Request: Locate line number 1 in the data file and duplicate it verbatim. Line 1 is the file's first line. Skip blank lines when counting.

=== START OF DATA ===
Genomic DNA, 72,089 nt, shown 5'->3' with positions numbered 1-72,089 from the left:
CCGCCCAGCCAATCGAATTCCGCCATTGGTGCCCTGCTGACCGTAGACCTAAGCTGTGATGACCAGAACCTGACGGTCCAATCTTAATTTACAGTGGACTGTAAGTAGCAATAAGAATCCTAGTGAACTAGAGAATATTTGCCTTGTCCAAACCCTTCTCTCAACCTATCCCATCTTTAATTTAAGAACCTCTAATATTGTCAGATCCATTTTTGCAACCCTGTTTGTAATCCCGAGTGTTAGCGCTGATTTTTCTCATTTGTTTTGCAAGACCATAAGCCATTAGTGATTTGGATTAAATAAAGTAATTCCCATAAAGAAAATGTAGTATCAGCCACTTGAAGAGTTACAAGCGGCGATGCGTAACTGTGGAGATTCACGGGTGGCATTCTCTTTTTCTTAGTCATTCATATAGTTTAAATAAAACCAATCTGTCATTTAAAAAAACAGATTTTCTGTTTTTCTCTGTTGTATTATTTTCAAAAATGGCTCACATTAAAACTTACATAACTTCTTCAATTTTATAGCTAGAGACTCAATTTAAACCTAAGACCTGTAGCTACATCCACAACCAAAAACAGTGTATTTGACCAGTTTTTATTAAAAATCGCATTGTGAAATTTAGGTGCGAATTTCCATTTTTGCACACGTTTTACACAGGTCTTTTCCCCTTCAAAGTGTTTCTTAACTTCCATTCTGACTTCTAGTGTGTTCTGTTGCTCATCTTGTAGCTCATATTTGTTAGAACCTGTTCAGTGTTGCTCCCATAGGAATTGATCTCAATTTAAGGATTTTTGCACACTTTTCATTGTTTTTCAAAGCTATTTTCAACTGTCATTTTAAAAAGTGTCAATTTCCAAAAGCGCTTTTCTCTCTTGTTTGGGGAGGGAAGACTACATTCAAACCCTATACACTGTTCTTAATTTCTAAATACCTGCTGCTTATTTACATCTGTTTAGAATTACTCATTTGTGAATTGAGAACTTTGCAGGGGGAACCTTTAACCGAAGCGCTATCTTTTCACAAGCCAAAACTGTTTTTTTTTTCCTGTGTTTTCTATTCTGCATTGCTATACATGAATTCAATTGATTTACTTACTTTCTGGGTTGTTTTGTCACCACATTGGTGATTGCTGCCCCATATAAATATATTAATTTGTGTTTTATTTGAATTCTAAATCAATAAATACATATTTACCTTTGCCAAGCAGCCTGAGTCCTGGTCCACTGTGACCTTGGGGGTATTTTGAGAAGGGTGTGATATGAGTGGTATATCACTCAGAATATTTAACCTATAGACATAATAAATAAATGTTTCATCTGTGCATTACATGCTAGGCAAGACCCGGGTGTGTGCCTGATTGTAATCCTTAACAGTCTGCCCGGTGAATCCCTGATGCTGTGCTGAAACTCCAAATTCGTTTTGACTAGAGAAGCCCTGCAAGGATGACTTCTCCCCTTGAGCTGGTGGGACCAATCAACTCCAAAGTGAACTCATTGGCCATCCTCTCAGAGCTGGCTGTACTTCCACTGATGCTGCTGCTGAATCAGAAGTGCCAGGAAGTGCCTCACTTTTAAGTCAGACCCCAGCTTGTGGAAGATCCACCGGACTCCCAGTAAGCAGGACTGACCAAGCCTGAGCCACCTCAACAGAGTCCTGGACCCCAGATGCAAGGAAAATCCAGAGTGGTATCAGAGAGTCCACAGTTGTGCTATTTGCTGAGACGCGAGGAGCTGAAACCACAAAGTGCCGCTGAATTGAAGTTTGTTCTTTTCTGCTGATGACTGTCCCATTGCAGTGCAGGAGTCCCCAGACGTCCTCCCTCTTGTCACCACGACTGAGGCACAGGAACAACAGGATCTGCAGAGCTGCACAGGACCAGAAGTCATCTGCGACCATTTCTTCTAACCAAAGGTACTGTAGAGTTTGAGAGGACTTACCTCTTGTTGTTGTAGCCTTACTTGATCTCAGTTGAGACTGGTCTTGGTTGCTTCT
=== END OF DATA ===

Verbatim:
Genomic DNA, 72,089 nt, shown 5'->3' with positions numbered 1-72,089 from the left: